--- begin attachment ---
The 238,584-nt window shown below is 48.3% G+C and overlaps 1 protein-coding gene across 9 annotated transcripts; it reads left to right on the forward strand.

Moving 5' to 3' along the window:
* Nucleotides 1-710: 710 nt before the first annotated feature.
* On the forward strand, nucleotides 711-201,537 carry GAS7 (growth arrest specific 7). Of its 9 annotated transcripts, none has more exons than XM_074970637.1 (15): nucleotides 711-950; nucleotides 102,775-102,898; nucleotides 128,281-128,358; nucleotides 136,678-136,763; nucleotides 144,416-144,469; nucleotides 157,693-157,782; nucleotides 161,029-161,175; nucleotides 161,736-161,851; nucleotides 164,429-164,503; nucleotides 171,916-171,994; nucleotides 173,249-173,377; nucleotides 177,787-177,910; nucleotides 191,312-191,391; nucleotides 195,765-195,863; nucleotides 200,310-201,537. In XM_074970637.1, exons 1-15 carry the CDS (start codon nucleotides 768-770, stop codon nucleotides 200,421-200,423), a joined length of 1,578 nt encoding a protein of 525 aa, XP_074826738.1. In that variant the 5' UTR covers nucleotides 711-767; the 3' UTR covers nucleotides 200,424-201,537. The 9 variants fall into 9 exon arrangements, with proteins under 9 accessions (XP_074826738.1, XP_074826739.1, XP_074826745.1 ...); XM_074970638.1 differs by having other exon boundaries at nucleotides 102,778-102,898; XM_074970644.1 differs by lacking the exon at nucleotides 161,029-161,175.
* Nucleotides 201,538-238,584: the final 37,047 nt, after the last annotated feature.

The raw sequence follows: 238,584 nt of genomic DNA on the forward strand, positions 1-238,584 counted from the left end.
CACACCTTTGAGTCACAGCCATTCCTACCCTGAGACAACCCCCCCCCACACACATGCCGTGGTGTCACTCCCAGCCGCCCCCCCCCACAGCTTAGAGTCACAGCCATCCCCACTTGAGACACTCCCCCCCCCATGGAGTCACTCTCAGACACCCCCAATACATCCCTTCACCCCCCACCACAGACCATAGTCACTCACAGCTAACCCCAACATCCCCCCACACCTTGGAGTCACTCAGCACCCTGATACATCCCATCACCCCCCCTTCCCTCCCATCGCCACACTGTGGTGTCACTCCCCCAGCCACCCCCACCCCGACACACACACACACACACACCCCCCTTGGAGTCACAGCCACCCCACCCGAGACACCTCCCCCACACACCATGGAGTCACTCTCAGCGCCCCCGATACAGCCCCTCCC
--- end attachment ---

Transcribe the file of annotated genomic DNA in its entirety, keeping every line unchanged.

The 238,584-nt window shown below is 48.3% G+C and overlaps 1 protein-coding gene across 9 annotated transcripts; it reads left to right on the forward strand.

Moving 5' to 3' along the window:
* Nucleotides 1-710: 710 nt before the first annotated feature.
* On the forward strand, nucleotides 711-201,537 carry GAS7 (growth arrest specific 7). Of its 9 annotated transcripts, none has more exons than XM_074970637.1 (15): nucleotides 711-950; nucleotides 102,775-102,898; nucleotides 128,281-128,358; nucleotides 136,678-136,763; nucleotides 144,416-144,469; nucleotides 157,693-157,782; nucleotides 161,029-161,175; nucleotides 161,736-161,851; nucleotides 164,429-164,503; nucleotides 171,916-171,994; nucleotides 173,249-173,377; nucleotides 177,787-177,910; nucleotides 191,312-191,391; nucleotides 195,765-195,863; nucleotides 200,310-201,537. In XM_074970637.1, exons 1-15 carry the CDS (start codon nucleotides 768-770, stop codon nucleotides 200,421-200,423), a joined length of 1,578 nt encoding a protein of 525 aa, XP_074826738.1. In that variant the 5' UTR covers nucleotides 711-767; the 3' UTR covers nucleotides 200,424-201,537. The 9 variants fall into 9 exon arrangements, with proteins under 9 accessions (XP_074826738.1, XP_074826739.1, XP_074826745.1 ...); XM_074970638.1 differs by having other exon boundaries at nucleotides 102,778-102,898; XM_074970644.1 differs by lacking the exon at nucleotides 161,029-161,175.
* Nucleotides 201,538-238,584: the final 37,047 nt, after the last annotated feature.

The raw sequence follows: 238,584 nt of genomic DNA on the forward strand, positions 1-238,584 counted from the left end.
CACACCTTTGAGTCACAGCCATTCCTACCCTGAGACAACCCCCCCCCACACACATGCCGTGGTGTCACTCCCAGCCGCCCCCCCCCACAGCTTAGAGTCACAGCCATCCCCACTTGAGACACTCCCCCCCCCATGGAGTCACTCTCAGACACCCCCAATACATCCCTTCACCCCCCACCACAGACCATAGTCACTCACAGCTAACCCCAACATCCCCCCACACCTTGGAGTCACTCAGCACCCTGATACATCCCATCACCCCCCCTTCCCTCCCATCGCCACACTGTGGTGTCACTCCCCCAGCCACCCCCACCCCGACACACACACACACACACACCCCCCTTGGAGTCACAGCCACCCCACCCGAGACACCTCCCCCACACACCATGGAGTCACTCTCAGCGCCCCCGATACAGCCCCTCCC